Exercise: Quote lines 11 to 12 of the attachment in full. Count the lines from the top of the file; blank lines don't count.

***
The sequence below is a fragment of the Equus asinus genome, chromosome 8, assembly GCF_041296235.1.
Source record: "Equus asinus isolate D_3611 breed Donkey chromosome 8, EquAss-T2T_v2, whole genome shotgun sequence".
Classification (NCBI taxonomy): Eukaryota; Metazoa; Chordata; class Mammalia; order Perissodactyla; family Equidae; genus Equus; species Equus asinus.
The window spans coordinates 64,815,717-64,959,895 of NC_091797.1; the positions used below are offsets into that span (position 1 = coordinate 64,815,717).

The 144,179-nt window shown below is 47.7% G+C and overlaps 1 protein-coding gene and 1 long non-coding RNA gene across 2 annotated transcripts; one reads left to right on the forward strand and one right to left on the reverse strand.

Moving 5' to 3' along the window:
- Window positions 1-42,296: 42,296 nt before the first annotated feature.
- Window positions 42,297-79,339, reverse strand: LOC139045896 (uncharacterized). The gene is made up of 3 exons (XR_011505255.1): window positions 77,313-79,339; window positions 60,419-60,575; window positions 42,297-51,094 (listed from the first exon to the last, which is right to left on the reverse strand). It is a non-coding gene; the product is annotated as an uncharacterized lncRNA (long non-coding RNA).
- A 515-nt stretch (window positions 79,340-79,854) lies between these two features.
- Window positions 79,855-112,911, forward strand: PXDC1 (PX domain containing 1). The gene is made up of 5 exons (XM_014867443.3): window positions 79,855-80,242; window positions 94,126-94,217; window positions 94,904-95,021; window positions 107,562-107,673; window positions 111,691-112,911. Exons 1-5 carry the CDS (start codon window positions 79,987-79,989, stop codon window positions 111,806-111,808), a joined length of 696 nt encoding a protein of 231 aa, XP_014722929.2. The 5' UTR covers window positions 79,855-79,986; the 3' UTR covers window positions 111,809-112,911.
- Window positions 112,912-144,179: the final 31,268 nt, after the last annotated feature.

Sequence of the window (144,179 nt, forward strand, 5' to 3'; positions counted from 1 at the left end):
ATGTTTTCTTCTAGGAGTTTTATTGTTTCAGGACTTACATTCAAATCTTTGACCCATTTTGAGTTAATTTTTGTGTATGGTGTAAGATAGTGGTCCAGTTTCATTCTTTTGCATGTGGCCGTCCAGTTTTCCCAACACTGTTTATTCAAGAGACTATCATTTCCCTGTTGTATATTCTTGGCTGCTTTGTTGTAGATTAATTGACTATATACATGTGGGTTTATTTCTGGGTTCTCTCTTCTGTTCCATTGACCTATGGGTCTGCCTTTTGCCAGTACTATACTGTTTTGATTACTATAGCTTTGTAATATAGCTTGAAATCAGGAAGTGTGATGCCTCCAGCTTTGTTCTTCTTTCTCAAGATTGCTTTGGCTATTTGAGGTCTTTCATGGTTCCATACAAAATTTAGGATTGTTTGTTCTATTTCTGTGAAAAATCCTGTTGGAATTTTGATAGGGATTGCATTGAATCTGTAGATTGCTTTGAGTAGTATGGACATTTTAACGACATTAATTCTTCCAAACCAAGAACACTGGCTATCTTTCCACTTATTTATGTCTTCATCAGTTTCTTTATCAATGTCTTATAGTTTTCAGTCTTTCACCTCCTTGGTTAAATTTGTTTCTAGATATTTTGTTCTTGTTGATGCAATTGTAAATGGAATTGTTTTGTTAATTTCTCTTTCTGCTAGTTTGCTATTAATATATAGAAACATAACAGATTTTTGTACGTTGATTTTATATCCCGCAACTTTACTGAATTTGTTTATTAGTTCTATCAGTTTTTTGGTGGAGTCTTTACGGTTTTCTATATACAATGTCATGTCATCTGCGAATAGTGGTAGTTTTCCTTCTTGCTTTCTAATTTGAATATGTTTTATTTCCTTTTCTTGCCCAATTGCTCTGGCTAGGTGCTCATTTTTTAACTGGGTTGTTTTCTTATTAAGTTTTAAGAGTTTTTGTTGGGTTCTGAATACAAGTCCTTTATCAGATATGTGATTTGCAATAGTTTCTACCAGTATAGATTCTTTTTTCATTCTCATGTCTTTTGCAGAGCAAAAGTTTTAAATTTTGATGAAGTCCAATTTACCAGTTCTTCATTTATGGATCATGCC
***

- Window positions 112,912-144,179: the final 31,268 nt, after the last annotated feature.

Sequence of the window (144,179 nt, forward strand, 5' to 3'; positions counted from 1 at the left end):